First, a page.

For the crumb topping, combine flour, brown sugar, white sugar, cinnamon, cloves, nutmeg, a pinch of salt, vanilla and lemon juice in a food processor. Add the butter chunks; process to make a mealy mixture. Set aside.

For filling, toss apples with sugar, cinnamon, lemon juice, a pinch of cloves and 2 tablespoons flour. Mound apples into shell. Top with the crumb topping, patting slightly to make it adhere.

Line a baking sheet with parchment paper to catch any spills from the pie. Place pie on baking sheet and bake it in preheated 425-degree oven for 15 minutes, then reduce temperature to 350 degrees and bake for another 25 to 35 minutes, until juices are bubbling and it smells more like pie than fresh apples. Cool and serve. Makes 6 to 8 servings.

Orange-scented raisin pie

This is one of the classic pies of all time.

Dough for 1 (9-inch) double-crust pie

2 cups yellow raisins

⅓ cup brown raisins

3/4 cup light brown sugar

3 tablespoons cornstarch

⅓ cup orange juice

Zest of one medium orange, minced

3 tablespoons lemon juice

1 egg, lightly beaten

Sugar

Line the bottom of an 8- or 9-inch pie plate with prepared pastry dough.

Plump both yellow and brown raisins by soaking in hot water for 30 minutes.

While raisins are soaking, combine sugar, cornstarch, 1½ cups water, orange juice and zest, and lemon juice in a medium saucepan over low heat.

Increase heat to medium-high, and stir until mixture begins to thicken. Stir in raisins; allow mixture to gently bubble. (If mixture cooks too quickly, reduce heat or remove from heat. Do not allow bottom of pan to scorch.) Spoon raisin filling onto a plate, and refrigerate to cool quickly for 15 to 20 minutes in the refrigerator. (This also helps it thicken.) Ladle into prepared pie shell. Install top crust. Decorate with pastry shapes cut from leftover rolled dough, if desired.

Brush with beaten egg, and sprinkle with sugar. Cut some steam vents with a paring knife. Bake in 400-degree oven until golden brown, about 40 to 45 minutes. Let pie stand 15 minutes before serving. Makes 6 to 8 servings.

Blueberry pie

The combination of fresh and frozen berries makes this pie interesting, but you may use all fresh berries if you prefer.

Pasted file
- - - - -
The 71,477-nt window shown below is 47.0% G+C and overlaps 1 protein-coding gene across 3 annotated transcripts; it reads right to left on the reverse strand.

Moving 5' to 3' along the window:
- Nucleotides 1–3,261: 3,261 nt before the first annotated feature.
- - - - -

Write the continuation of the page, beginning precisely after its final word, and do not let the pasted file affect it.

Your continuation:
Dough for a 9-inch double-crust pie

2 cups fresh blueberries

2½ cups frozen blueberries

3/4 cup sugar

1 tablespoon lemon juice

1 tablespoon flour

2 tablespoons cornstarch

2 tablespoons unsalted butter, in small bits

Milk

Sugar

Line the bottom of a 9-inch pie plate with pastry dough. Set aside.

In a large bowl, toss together fresh and frozen blueberries, sugar, lemon juice, flour, cornstarch, and unsalted butter. Spoon into prepared pie shell. Dab rim of shell with water. This will help attach top crust to bottom. Roll out top crust, and arrange it over filling. Crimp sides. Brush top and edges with milk, and then sprinkle with a little sugar. Make vents in top.

Line a baking sheet with parchment paper to catch any spills from the pie. Place pie on baking sheet on lowest rack of preheated 400-degree oven for 15 minutes. Reduce heat to 375 degrees and continue baking 20 to 30 more minutes or until golden brown. Cool and serve. Makes 6 to 8 servings.

Country fair master pie pastry

This recipe yields a large batch of easy-to-work pie dough. Lemon juice tenderizes the dough, and an egg adds color and flavor and assists with browning.

You may use vegetable shortening exclusively, but, for more flavor, use the amount of butter suggested. This is a good pastry for almost any filling. It is best made by hand, but instructions are included for a food processor.

4 cups unbleached flour

1 cup very cold vegetable shortening

1 cup very cold unsalted butter, cut in chunks

1 egg

2½ teaspoons sugar

1½ teaspoons salt

1 tablespoon lemon juice

½ cup ice water

To make by hand, place flour in a large mixing bowl. Cut in shortening and butter until mixture is a crumbly, uneven mixture of small and large lumps of flour-covered fat. Stir together egg, sugar, salt and lemon juice. Make a well in center of the flour mixture, stir in egg mixture, and drizzle in most of the ice water. Using a fork or your fingers, toss mixture together to moisten flour. Stir to make a soft mass, and pat it into a dough. Add remaining (or additional) ice water as required to make sure dough sticks together.

Turn dough out onto a lightly floured work surface. Knead briefly into a smooth dough. Divide dough in half and place in heavy-duty resealable plastic bags, labeling each portion, and refrigerate at least 1 hour, if using immediately, or up to three days. Or the dough can be frozen for up to three months. (To defrost, leave in refrigerator overnight, leave on counter for two hours or microwave on high for 45 to 90 seconds. Remember to check to make sure dough is defrosting but not getting too soft.)

To make by food processor (this recipe requires a large-capacity food processor), place flour, sugar and salt in processor bowl.

Add shortening and butter chunks; pulse until fat is coarsely dispersed into flour. Remove cover, and sprinkle on most of water and all of egg, sugar and lemon juice. Pulse to make a rough mass of dough. Add remaining (or additional) ice water as required to make sure dough sticks together.

Turn dough out onto a lightly floured work surface. Knead briefly into a smooth dough. Divide dough in half and place in heavy-duty resealable plastic bags, labeling each portion, and refrigerate at least 1 hour, if using immediately, or up to three days. Or the dough can be frozen for up to three months.

This makes enough dough for 2 9-inch double pie crusts plus 1 8- or 9-inch single crust.

Marcy Goldman runs the Web site www.betterbaking.com.

LOAD COMMENTS ()

 

Click to Read More

Click to Hide